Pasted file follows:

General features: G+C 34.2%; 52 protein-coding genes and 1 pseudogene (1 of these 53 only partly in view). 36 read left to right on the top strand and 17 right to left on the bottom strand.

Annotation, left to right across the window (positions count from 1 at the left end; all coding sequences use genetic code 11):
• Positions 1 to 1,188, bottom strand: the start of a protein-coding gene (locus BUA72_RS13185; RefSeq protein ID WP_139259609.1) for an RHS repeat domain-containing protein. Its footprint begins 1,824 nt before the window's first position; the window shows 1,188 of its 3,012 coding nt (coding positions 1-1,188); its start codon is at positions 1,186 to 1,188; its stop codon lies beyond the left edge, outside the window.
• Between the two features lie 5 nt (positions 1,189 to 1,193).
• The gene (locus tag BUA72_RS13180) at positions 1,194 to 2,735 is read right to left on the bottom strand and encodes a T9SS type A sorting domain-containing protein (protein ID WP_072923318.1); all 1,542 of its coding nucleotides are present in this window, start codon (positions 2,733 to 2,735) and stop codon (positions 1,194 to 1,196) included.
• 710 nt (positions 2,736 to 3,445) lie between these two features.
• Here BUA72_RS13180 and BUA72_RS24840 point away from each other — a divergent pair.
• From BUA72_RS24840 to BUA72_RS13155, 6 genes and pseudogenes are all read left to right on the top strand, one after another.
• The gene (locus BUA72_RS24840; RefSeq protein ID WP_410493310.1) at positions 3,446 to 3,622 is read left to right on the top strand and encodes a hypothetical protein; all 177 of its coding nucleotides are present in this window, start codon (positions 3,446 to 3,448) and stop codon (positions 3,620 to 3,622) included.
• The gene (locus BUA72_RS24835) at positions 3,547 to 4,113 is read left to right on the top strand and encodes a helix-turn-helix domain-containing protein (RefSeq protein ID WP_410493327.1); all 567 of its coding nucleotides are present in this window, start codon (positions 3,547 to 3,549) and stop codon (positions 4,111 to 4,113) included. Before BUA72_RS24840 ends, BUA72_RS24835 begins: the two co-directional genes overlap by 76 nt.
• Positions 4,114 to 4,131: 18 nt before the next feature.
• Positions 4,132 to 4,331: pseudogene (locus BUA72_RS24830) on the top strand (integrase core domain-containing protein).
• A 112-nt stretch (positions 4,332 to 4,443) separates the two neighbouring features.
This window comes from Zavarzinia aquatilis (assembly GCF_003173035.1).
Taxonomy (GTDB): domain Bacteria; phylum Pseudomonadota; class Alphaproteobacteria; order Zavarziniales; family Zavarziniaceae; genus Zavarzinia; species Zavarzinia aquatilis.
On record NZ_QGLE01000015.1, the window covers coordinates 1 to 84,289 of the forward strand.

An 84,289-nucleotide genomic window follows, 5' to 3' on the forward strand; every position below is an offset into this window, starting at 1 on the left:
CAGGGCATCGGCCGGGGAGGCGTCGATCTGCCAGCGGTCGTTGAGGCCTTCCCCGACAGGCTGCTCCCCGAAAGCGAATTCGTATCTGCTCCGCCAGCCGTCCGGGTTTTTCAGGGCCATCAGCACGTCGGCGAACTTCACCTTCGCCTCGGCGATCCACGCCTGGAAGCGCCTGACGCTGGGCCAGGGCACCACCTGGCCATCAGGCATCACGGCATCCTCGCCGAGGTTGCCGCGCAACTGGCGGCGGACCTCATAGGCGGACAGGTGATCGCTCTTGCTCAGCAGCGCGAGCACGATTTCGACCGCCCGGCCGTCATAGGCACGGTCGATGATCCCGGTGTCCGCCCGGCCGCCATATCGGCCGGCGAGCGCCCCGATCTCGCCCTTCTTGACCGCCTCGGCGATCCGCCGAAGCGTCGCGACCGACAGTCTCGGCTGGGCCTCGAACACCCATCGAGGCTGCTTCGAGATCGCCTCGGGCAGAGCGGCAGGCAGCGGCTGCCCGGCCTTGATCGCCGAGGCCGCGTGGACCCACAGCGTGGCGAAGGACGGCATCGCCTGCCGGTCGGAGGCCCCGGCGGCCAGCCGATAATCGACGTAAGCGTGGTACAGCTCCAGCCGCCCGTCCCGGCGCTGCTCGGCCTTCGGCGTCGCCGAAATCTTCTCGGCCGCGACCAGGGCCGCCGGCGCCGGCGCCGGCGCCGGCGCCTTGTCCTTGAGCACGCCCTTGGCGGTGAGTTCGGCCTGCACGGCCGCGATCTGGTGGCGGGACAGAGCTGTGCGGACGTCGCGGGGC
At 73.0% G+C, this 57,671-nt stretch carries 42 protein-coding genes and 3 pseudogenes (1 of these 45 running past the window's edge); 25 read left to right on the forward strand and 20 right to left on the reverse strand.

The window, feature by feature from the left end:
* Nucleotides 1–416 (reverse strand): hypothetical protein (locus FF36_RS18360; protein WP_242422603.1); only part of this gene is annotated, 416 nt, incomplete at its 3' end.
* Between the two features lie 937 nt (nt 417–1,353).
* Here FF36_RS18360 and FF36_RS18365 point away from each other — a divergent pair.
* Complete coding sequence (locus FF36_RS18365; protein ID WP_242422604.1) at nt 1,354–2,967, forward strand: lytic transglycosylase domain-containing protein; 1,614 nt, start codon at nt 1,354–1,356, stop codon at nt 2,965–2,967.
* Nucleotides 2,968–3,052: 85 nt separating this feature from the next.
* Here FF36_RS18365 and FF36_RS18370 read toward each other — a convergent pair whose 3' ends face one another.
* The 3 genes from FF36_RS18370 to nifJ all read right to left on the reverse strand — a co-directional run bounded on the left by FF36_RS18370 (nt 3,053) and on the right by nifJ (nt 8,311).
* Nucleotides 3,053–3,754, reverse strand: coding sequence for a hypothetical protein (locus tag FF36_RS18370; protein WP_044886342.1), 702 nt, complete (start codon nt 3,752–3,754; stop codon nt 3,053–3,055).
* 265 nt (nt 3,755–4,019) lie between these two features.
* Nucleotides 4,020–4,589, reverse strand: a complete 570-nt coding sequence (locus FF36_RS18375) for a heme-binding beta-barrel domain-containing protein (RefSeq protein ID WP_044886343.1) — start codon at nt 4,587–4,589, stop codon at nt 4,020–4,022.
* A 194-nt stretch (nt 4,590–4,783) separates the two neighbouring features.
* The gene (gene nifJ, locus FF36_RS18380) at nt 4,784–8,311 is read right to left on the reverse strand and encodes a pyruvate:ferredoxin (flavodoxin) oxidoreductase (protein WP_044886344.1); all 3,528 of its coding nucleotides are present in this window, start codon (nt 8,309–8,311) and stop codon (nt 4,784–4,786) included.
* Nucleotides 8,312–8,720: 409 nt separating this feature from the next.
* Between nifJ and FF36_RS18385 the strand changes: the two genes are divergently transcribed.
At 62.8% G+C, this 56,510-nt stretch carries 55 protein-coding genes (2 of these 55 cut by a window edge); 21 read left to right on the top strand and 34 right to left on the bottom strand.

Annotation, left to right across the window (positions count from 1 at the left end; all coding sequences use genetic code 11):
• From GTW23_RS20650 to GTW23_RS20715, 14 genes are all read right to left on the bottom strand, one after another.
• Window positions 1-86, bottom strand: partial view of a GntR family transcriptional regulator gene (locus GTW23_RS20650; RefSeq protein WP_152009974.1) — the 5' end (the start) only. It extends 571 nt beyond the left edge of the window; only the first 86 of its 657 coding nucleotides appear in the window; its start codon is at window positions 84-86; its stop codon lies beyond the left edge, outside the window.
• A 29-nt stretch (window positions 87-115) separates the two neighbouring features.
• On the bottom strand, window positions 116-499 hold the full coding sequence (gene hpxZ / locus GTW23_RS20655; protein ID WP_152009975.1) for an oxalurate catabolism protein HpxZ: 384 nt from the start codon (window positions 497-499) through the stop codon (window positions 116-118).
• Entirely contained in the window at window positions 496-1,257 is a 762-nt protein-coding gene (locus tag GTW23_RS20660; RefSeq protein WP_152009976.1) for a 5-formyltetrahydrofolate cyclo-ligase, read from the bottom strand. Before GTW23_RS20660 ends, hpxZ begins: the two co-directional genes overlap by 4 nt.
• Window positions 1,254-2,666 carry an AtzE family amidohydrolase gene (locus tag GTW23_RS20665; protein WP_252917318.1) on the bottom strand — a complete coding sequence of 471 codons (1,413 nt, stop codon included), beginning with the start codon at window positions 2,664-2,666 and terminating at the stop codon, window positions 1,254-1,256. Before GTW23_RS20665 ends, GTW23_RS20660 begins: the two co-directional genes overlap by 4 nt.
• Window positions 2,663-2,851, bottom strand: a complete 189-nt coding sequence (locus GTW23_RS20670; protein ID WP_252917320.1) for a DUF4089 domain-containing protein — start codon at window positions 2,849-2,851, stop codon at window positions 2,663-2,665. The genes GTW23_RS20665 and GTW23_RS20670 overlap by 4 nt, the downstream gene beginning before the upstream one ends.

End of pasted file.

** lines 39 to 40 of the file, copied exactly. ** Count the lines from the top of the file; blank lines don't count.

• A 29-nt stretch (window positions 87-115) separates the two neighbouring features.
• On the bottom strand, window positions 116-499 hold the full coding sequence (gene hpxZ / locus GTW23_RS20655; protein ID WP_152009975.1) for an oxalurate catabolism protein HpxZ: 384 nt from the start codon (window positions 497-499) through the stop codon (window positions 116-118).